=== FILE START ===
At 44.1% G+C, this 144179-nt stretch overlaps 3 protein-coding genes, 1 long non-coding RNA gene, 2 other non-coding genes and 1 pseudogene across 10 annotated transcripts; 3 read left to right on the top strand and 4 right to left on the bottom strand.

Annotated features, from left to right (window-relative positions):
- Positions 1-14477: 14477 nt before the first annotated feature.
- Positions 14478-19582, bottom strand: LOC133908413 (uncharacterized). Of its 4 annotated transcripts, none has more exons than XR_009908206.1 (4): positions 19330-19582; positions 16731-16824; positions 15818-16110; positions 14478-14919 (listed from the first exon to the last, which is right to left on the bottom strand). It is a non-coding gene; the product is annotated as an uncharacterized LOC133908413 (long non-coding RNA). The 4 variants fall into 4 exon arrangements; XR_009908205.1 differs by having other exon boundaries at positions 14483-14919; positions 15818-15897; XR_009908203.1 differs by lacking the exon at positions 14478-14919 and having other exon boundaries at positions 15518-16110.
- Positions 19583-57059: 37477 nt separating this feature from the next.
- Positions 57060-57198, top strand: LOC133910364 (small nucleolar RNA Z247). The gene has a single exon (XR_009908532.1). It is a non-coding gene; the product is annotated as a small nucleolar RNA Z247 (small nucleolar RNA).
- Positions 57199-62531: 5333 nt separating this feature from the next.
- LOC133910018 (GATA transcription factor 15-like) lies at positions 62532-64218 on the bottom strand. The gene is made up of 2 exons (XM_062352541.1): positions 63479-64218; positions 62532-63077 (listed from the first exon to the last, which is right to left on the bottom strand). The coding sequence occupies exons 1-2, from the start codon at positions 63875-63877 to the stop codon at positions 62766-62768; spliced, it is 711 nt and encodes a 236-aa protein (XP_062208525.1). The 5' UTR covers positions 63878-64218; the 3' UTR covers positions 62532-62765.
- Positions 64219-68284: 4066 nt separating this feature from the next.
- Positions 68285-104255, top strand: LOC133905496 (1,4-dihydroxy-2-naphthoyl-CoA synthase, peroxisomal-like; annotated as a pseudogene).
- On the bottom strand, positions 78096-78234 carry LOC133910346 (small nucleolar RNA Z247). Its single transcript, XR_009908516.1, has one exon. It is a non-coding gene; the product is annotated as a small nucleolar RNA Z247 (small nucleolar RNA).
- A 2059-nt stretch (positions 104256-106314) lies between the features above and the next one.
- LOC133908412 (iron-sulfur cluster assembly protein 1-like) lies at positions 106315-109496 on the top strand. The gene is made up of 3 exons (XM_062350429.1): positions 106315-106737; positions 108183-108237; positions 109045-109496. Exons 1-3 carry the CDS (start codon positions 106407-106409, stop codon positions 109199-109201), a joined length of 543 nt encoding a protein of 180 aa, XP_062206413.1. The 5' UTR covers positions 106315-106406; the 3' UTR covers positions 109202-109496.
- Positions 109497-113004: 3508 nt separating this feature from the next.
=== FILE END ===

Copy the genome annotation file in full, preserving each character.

At 44.1% G+C, this 144179-nt stretch overlaps 3 protein-coding genes, 1 long non-coding RNA gene, 2 other non-coding genes and 1 pseudogene across 10 annotated transcripts; 3 read left to right on the top strand and 4 right to left on the bottom strand.

Annotated features, from left to right (window-relative positions):
- Positions 1-14477: 14477 nt before the first annotated feature.
- Positions 14478-19582, bottom strand: LOC133908413 (uncharacterized). Of its 4 annotated transcripts, none has more exons than XR_009908206.1 (4): positions 19330-19582; positions 16731-16824; positions 15818-16110; positions 14478-14919 (listed from the first exon to the last, which is right to left on the bottom strand). It is a non-coding gene; the product is annotated as an uncharacterized LOC133908413 (long non-coding RNA). The 4 variants fall into 4 exon arrangements; XR_009908205.1 differs by having other exon boundaries at positions 14483-14919; positions 15818-15897; XR_009908203.1 differs by lacking the exon at positions 14478-14919 and having other exon boundaries at positions 15518-16110.
- Positions 19583-57059: 37477 nt separating this feature from the next.
- Positions 57060-57198, top strand: LOC133910364 (small nucleolar RNA Z247). The gene has a single exon (XR_009908532.1). It is a non-coding gene; the product is annotated as a small nucleolar RNA Z247 (small nucleolar RNA).
- Positions 57199-62531: 5333 nt separating this feature from the next.
- LOC133910018 (GATA transcription factor 15-like) lies at positions 62532-64218 on the bottom strand. The gene is made up of 2 exons (XM_062352541.1): positions 63479-64218; positions 62532-63077 (listed from the first exon to the last, which is right to left on the bottom strand). The coding sequence occupies exons 1-2, from the start codon at positions 63875-63877 to the stop codon at positions 62766-62768; spliced, it is 711 nt and encodes a 236-aa protein (XP_062208525.1). The 5' UTR covers positions 63878-64218; the 3' UTR covers positions 62532-62765.
- Positions 64219-68284: 4066 nt separating this feature from the next.
- Positions 68285-104255, top strand: LOC133905496 (1,4-dihydroxy-2-naphthoyl-CoA synthase, peroxisomal-like; annotated as a pseudogene).
- On the bottom strand, positions 78096-78234 carry LOC133910346 (small nucleolar RNA Z247). Its single transcript, XR_009908516.1, has one exon. It is a non-coding gene; the product is annotated as a small nucleolar RNA Z247 (small nucleolar RNA).
- A 2059-nt stretch (positions 104256-106314) lies between the features above and the next one.
- LOC133908412 (iron-sulfur cluster assembly protein 1-like) lies at positions 106315-109496 on the top strand. The gene is made up of 3 exons (XM_062350429.1): positions 106315-106737; positions 108183-108237; positions 109045-109496. Exons 1-3 carry the CDS (start codon positions 106407-106409, stop codon positions 109199-109201), a joined length of 543 nt encoding a protein of 180 aa, XP_062206413.1. The 5' UTR covers positions 106315-106406; the 3' UTR covers positions 109202-109496.
- Positions 109497-113004: 3508 nt separating this feature from the next.